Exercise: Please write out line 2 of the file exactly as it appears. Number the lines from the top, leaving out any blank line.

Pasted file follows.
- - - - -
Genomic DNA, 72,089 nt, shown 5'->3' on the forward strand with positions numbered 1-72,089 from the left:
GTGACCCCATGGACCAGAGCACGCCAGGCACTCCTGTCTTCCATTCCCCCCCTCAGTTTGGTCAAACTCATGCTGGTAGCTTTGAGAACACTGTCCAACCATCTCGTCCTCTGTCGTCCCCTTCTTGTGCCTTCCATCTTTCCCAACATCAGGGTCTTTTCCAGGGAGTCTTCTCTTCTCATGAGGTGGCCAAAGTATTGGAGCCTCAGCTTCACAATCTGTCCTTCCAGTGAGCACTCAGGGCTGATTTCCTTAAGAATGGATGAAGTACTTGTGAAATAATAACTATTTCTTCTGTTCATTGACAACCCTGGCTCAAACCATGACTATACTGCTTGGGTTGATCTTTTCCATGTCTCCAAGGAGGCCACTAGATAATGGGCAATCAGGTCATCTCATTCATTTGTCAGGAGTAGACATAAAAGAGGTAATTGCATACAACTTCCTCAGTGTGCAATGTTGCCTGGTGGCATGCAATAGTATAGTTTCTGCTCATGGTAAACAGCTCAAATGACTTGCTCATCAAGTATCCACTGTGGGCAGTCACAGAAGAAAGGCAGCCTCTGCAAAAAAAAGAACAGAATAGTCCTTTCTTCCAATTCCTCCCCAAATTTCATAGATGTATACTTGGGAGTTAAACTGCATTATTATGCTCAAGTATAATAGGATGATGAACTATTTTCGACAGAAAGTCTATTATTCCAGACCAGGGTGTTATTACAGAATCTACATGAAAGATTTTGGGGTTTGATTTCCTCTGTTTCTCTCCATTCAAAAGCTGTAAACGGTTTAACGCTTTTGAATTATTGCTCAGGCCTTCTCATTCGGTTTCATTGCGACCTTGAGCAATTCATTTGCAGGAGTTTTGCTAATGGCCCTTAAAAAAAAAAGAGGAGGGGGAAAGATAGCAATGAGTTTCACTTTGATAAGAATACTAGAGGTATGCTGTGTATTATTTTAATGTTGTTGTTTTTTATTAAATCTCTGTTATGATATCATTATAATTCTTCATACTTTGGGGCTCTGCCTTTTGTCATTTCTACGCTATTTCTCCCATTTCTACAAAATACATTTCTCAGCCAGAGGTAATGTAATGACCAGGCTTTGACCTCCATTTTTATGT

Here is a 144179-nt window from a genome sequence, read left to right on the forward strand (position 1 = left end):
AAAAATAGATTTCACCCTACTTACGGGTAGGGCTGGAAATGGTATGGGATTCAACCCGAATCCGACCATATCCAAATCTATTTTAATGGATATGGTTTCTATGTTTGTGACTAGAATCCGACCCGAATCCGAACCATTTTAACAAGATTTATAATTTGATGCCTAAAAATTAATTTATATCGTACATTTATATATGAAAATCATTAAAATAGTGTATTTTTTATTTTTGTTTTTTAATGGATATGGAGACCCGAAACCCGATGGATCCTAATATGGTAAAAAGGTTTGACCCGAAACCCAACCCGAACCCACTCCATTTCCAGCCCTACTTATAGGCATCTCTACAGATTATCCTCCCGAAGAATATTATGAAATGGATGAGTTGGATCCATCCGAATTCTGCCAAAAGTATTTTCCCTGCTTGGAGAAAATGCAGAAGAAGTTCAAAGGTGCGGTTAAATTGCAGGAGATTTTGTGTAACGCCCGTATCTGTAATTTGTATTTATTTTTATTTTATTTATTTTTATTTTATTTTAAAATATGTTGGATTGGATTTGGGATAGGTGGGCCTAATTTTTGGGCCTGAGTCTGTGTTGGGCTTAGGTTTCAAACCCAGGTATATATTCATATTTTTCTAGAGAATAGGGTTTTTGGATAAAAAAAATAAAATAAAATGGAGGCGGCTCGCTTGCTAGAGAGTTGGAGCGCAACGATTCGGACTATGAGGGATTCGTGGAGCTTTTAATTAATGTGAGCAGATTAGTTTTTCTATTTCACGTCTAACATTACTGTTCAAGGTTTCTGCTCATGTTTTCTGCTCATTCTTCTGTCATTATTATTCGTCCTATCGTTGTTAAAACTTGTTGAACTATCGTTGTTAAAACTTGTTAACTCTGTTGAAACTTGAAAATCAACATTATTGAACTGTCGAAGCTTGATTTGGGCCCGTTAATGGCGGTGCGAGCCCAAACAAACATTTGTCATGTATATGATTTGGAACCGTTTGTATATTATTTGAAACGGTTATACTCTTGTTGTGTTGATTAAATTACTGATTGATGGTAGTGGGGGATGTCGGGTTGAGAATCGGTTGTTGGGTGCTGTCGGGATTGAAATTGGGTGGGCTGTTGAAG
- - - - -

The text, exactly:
GTGACCCCATGGACCAGAGCACGCCAGGCACTCCTGTCTTCCATTCCCCCCCTCAGTTTGGTCAAACTCATGCTGGTAGCTTTGAGAACACTGTCCAACCATCTCGTCCTCTGTCGTCCCCTTCTTGTGCCTTCCATCTTTCCCAACATCAGGGTCTTTTCCAGGGAGTCTTCTCTTCTCATGAGGTGGCCAAAGTATTGGAGCCTCAGCTTCACAATCTGTCCTTCCAGTGAGCACTCAGGGCTGATTTCCTTAAGAATGGATGAAGTACTTGTGAAATAATAACTATTTCTTCTGTTCATTGACAACCCTGGCTCAAACCATGACTATACTGCTTGGGTTGATCTTTTCCATGTCTCCAAGGAGGCCACTAGATAATGGGCAATCAGGTCATCTCATTCATTTGTCAGGAGTAGACATAAAAGAGGTAATTGCATACAACTTCCTCAGTGTGCAATGTTGCCTGGTGGCATGCAATAGTATAGTTTCTGCTCATGGTAAACAGCTCAAATGACTTGCTCATCAAGTATCCACTGTGGGCAGTCACAGAAGAAAGGCAGCCTCTGCAAAAAAAAGAACAGAATAGTCCTTTCTTCCAATTCCTCCCCAAATTTCATAGATGTATACTTGGGAGTTAAACTGCATTATTATGCTCAAGTATAATAGGATGATGAACTATTTTCGACAGAAAGTCTATTATTCCAGACCAGGGTGTTATTACAGAATCTACATGAAAGATTTTGGGGTTTGATTTCCTCTGTTTCTCTCCATTCAAAAGCTGTAAACGGTTTAACGCTTTTGAATTATTGCTCAGGCCTTCTCATTCGGTTTCATTGCGACCTTGAGCAATTCATTTGCAGGAGTTTTGCTAATGGCCCTTAAAAAAAAAAGAGGAGGGGGAAAGATAGCAATGAGTTTCACTTTGATAAGAATACTAGAGGTATGCTGTGTATTATTTTAATGTTGTTGTTTTTTATTAAATCTCTGTTATGATATCATTATAATTCTTCATACTTTGGGGCTCTGCCTTTTGTCATTTCTACGCTATTTCTCCCATTTCTACAAAATACATTTCTCAGCCAGAGGTAATGTAATGACCAGGCTTTGACCTCCATTTTTATGT